Remember the poster for Six Feet Under‘s final season?
The show’s trademark hearse, riding into the sunset, with “Everything. Everyone. Everywhere. Ends.” beneath it? It was a bold statement, and one that not only restated the series’ theme, but also prepared viewers for both the conclusion to the series AND the main characters’ lives. Definitive. Stating that, like life, this here is a story that is coming to an end and we just have to accept that.
Or, y’know, not.
You see, Six Feet Under‘s commitment to a definitive conclusion was pretty metal back in 2004, but it’s even more metal now in an era of endless reboots and revivals. For many years, studios had been hesitant to bring back cancelled properties, even as fandoms rallied to save gone-too-soon classics like My So-Called Life, Arrested Development, or Firefly. It was a business decision. The internet and fandoms were young, and before niche platforms, it was hard to imagine a failed series generating enough interest a second time around to justify all the associated costs of bringing the band back together.
Then Netflix decided to make a name for itself by reviving Arrested Development. And while that season was largely a critical failure, the resurrection of the series generated enough viewer interest to show that there was a viable market in cancelled shows. DVD and streaming platforms had given additional life to dead properties, and so new generations were binging and falling in love with shows long after their failed first runs.
But then something interesting happened. Buzzfeed listicles and popular Jimmy Fallon skits revealed that Millennials loved nostalgia. LOVED IT. They longed for the lo-fi, Saved By The Bell jokes of their youth. And so Netflix, looking at their data, saw an opportunity to do more than just bring back recent, critically-beloved shows. Why not create new content for old properties that were already successful on their platform? And so, with enchanted monkey’s paw in hand, Fuller House was born.
Which brings us to the terrifying place we are now, of course. After the explosive success of the Fuller House revival, all the networks wanted a piece of the pie. Reaching deep into their libraries, they began reviving pretty much any nineties property that had a lasting pop cultural legacy. The X-Files? Gilmore Girls? Will & Grace? Twin Peaks? All greenlit, and with lead actors now happy to return to the career-defining roles they had shunned out of fear of being typecast. Meanwhile, the networks were thrilled to have scripted content that stood out in a flooded market place. Why try New Coke when the Original Recipe is sitting right there on the shelf?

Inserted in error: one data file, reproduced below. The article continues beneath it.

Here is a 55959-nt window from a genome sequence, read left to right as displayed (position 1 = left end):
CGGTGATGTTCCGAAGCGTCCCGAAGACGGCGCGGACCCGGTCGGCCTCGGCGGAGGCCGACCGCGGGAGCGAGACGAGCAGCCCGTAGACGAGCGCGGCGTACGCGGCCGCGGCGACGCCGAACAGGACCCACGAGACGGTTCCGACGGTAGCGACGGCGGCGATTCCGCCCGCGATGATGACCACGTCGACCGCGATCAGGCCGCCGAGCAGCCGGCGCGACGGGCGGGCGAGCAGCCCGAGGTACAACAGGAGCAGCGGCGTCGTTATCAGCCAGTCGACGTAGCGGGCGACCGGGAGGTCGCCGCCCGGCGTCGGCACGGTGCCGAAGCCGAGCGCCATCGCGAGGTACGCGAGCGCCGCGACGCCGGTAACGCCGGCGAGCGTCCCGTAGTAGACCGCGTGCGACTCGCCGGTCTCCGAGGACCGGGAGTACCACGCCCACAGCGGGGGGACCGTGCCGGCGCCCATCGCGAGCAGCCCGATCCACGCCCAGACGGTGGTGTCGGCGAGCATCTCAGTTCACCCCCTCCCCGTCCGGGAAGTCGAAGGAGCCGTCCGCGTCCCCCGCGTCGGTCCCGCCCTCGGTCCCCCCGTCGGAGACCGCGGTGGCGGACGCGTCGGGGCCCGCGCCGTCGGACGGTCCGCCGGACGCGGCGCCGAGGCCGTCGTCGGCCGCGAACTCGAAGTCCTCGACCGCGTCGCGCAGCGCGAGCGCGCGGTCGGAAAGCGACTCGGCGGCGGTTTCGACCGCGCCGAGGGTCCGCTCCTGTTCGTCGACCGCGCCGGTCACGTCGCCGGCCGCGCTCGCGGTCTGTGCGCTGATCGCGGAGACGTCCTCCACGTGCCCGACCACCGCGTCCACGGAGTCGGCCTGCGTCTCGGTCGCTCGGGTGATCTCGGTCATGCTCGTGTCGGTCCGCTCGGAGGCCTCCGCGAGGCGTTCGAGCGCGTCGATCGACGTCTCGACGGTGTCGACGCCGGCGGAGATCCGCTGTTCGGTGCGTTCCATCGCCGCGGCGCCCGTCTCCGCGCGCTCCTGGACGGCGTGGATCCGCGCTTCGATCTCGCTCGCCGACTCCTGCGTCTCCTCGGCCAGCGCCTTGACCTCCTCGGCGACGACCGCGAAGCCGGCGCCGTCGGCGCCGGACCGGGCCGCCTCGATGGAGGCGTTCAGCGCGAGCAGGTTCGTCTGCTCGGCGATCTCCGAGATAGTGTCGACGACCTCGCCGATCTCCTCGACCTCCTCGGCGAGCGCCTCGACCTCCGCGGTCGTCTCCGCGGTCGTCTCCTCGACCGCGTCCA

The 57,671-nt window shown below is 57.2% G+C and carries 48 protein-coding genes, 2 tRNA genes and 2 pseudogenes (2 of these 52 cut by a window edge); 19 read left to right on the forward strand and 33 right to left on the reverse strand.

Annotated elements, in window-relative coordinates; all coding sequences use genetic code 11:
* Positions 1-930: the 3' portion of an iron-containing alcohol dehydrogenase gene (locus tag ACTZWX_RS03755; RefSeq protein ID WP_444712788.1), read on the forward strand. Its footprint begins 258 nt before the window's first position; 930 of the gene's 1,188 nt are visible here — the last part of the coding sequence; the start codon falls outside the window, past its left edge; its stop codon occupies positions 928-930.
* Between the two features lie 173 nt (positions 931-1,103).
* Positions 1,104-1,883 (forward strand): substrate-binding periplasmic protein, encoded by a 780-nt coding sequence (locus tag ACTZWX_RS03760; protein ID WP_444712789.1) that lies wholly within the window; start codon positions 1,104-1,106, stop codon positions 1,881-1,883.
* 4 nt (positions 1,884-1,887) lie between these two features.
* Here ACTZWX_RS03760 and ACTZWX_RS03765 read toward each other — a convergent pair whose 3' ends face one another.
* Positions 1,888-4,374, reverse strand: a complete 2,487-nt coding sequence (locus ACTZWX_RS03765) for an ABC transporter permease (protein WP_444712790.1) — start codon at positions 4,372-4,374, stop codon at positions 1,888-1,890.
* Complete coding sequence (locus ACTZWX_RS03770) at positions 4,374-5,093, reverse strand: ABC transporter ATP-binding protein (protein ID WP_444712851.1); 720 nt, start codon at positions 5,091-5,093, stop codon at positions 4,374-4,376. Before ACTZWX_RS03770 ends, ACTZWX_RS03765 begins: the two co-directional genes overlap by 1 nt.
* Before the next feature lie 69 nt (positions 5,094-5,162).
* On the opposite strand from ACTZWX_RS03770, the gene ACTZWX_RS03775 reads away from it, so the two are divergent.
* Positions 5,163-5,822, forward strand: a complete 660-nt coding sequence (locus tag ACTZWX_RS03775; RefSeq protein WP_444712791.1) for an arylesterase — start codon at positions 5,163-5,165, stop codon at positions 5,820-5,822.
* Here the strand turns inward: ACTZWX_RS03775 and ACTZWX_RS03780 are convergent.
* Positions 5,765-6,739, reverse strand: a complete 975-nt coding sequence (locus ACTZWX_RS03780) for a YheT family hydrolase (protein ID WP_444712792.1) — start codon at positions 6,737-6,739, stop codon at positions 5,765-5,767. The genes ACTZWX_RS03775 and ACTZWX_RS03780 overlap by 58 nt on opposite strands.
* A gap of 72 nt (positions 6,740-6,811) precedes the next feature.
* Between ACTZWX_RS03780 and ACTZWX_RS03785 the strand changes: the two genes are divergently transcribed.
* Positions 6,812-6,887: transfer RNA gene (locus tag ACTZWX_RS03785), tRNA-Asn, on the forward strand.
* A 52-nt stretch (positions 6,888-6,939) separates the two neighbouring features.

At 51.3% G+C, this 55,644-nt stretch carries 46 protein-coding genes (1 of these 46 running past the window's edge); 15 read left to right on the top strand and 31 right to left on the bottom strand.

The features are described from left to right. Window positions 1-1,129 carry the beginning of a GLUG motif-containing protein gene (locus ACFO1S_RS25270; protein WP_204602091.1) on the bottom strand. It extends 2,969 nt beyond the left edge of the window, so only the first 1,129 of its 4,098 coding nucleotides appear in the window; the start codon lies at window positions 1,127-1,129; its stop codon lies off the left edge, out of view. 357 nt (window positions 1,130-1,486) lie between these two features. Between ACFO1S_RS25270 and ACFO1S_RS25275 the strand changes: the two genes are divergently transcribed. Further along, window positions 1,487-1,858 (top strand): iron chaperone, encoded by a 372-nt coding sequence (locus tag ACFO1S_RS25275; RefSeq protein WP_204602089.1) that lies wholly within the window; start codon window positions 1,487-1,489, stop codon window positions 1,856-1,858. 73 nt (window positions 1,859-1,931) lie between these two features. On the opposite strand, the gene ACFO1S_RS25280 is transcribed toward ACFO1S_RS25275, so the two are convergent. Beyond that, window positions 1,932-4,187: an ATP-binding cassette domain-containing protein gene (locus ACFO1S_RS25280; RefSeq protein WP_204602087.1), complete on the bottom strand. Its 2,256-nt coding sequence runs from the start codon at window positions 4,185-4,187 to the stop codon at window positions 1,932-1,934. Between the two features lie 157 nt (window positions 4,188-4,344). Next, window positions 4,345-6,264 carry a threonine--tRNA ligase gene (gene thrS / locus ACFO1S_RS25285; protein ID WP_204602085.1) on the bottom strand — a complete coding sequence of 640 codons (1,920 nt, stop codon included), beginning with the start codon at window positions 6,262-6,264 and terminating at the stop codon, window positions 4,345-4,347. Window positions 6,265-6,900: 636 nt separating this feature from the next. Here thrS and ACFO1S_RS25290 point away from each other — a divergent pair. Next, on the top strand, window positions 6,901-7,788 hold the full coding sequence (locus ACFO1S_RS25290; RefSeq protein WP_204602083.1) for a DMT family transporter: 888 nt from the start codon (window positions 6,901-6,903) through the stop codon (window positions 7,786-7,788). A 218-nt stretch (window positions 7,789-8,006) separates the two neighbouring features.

And with Roseanne‘s over-performance last week (18.2 million viewers and 5.0 in the target demo), we’re about to see even more revived properties flooding the airwaves. Murphy Brown and Mad About You are on the way, and you can bet that pretty much every single eighties and nineties-era performer is getting a call this week from agents and studios desperate for eighties and nineties-era ratings. “Hey, Matthew Perry! Any interest in reviving Friends? Is that Markie Post? Wanna go back to Night Court? Tony Danza? Who IS the Boss?”
But what makes this bout of revivals so fascinating in comparison to the standard sequel and reboot cycle is that we’re reviving shows that came to logical (and often overdue) conclusions… and pretending they never ended. And so Dan Connor is no longer dead. Will and Grace never got married or had kids. Mulder and Scully are FBI agents again and just colleagues. Shows are undoing finales and rewriting endings to allow characters (via the original performers) to leap decades into the present more or less unchanged.